Country Club

Caroline YMCA will fill 'glaring need'

Kendall and Kate Loesher, students at Lewis and Clark Elementary, lead the pledge of allegiance.

Kendall and Kate Loesher, students at Lewis and Clark Elementary, lead the pledge of allegiance.

Mark Warner traded in the Senate floor for a basketball court Friday as he tipped off the Caroline YMCA's inaugural game.

Warner, D-Va., a basketball fan and longtime member of the YMCA, told those who gathered for the facility's grand opening that he was thrilled to be a part of the community's big moment.

"There's nothing that can't be accomplished if people come together with a sense of community and can-do spirit," he said, and commented that he wished some of that spirit he witnessed in Caroline could happen in the nation's capital.

The facility is the result of about a decade of negotiations between Caroline County and the YMCA, and is nearly complete.

Barney Reiley, CEO of the Rapphannock Area YMCA, said he hopes to have the facility open to members in two weeks.

Before that can happen, the Caroline YMCA has to come up with a paving plan that is acceptable to the Virginia Department of Transportation and the Caroline Board of Supervisors. The plan was pushed back due to inclement winter weather. There are also a few minor projects to finish inside of the facility.

Reiley said that after so many years of planning, he is happy the opening is within sight.

"I think it is a glaring need in Caroline County," he said. "There was no real option for health and wellness here. Not until now."

The 41,000-square-foot facility will have two pools. One, for competition, will give Caroline County Schools its first opportunity to have a competitive swim team, and is 25 yards wide by 25 meters long.

The other pool is for therapy.

The 6,000-square-foot fitness area will have a large selection of cardiovascular machines, weight- and circuit-training equipment, as well as free weights.

Board of Supervisors member Wayne Acors, who has pursued the project since 2004, spoke at the event as well.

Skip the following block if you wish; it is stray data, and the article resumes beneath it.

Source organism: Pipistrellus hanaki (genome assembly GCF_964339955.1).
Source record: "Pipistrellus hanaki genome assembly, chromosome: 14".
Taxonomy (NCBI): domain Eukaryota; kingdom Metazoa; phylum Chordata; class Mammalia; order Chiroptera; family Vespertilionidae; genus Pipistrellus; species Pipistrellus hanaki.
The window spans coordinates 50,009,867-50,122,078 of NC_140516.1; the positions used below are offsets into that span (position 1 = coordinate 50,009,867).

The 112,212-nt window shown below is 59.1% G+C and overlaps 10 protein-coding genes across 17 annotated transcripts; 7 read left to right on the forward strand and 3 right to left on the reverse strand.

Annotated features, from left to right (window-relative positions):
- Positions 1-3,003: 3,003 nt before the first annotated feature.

He said with more than 500 members signed up before the facility's opening, and fundraising activities in the county since 2012, "the YMCA is much larger and much more than one building or any one individual."

Keith Marine, executive officer of the Caroline YMCA, told the crowd gathered for the opening that he has an answer for those who ask, "Why here? Why do we need a Y in this community?"

"We need a Y so a child who lives near Lake Caroline … can learn to swim. We can save a life. So instead of newly licensed teenagers driving on 95, they can come here."

Kim Mills joined the YMCA nearly a year ago when memberships were announced.

"I think it's great," she said. "The speakers today really emphasized the county coming together. And I think that's important. We used to drive to the one in Spotsylvania, and this is closer, in our community."

Her daughter Payton Mills, 12, wants to be one of the first members to use the pool.

Mills' daughter-in-law Sarah Faulconer is the membership director at the Y.

"It's been a long journey," Faulconer said. "I saw it when it was just a steel skeleton, but seeing it like this, it has walls and life and warmth."

Warner also visited Hugh Mercer Elementary in Fredericksburg on Friday to meet 7-year-old cancer patient Josh Hardy's classmates.

He said that after meeting Josh's teachers and classmates, he threw away his original speech for the grand opening.

Warner said seeing how the community came together to help Josh, and how they came together to build the YMCA in Caroline, showed the spirit of what a group of people can do.

"It's about community coming together and saying we're going to help," he said. "That's the spirit of the YMCA, too."

Lindley Estes: 540/735-1976 lestes@freelancestar.comá

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